“His main interest was to understand what we were doing here with the temple,” Elder Koch said. “She used the Catholic Church as a comparison, so she talked about the Eucharist and got us talking about the sacrament. She spoke to Catholic priests and had us describe our lay clergy, the temple, and the Word of Wisdom.
She also covered a wide range of other topics, including the church’s paschal traditions, the teaching and retention of young people, the church’s missionary and genealogical work, and why the angel Moroni at the top of the temple faces east (because the bible teaches Jesus Christ will return from the East), Sister Koch said.
“She also asked about the role of Jesus Christ in the church, so we explained the atonement of Jesus Christ and the importance of the name of Christ in the name of the church,” Sister said. Koch.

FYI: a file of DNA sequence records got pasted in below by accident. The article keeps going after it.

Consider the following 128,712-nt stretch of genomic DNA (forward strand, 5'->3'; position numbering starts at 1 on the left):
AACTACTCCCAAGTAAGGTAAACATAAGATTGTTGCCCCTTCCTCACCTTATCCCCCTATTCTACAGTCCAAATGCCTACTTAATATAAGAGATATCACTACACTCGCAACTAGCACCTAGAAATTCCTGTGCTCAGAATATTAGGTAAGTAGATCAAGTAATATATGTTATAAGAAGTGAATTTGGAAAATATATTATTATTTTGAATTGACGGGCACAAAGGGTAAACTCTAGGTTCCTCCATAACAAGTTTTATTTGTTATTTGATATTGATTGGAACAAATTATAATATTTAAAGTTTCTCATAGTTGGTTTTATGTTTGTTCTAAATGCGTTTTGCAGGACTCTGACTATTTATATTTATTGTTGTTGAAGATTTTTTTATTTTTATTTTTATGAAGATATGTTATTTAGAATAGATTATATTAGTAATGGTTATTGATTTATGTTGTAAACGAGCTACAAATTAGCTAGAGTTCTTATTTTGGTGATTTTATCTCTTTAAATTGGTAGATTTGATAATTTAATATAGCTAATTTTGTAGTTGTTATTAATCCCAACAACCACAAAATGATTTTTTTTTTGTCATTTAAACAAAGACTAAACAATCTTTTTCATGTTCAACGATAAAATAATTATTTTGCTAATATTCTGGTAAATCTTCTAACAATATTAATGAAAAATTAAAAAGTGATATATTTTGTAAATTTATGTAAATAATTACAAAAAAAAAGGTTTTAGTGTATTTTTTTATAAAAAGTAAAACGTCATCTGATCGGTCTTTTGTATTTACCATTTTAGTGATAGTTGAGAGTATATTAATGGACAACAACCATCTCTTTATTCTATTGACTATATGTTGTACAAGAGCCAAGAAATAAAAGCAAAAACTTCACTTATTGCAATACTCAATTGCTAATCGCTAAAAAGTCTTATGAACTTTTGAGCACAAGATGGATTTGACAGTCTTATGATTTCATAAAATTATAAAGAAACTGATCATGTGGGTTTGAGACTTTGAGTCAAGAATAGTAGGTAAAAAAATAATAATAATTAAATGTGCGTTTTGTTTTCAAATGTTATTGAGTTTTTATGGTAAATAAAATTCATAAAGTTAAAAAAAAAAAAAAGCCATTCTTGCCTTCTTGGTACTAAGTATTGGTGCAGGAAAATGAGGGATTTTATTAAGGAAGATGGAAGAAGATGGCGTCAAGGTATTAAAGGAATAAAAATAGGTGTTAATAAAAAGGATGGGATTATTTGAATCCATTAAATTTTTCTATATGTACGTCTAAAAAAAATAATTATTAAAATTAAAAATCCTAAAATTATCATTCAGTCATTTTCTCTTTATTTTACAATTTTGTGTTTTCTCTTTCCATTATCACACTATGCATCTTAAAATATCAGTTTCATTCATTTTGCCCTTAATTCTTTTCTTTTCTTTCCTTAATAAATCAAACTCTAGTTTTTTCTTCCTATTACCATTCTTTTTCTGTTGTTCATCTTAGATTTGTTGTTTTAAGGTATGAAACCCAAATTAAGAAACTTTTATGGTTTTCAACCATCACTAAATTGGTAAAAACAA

Lacerda told the Kochs that she would put a link for free tickets to the Rio Temple Open House in her newspaper column. During filming, Elder Koch invited people to come see the temple in Rio.
The open day will run until April 30. Kazuhiro said it would help some understand a faith that now has 15 stakes (regional groupings of 5 to 12 congregations) in Rio state and 45,000 church members in the temple district.
“It was very important for me to visit the temple not only to see the architecture and how obviously a beautiful place it is, but also to understand how the religion works and what ceremonies the temple holds,” he said. he declares.
Elder Soares said the combination of the open house and the symposium will benefit both participants.
“It’s a great opportunity for them to learn more about the gospel of Jesus Christ and what we believe in, but on the other hand, it’s a great opportunity for me to rejoice with them. as we move forward on this journey together,” Elder Soares said. . “I think we have a lot in common and we respect each other. We hope we can go together to promote a better society.
The Rio de Janeiro Brazil Temple will be dedicated on Sunday, May 8.
The symposium is co-sponsored by two groups, the Brazilian Center for Studies in Law and Religion and Brigham Young. University’s International Center for Legal and Religious Studies.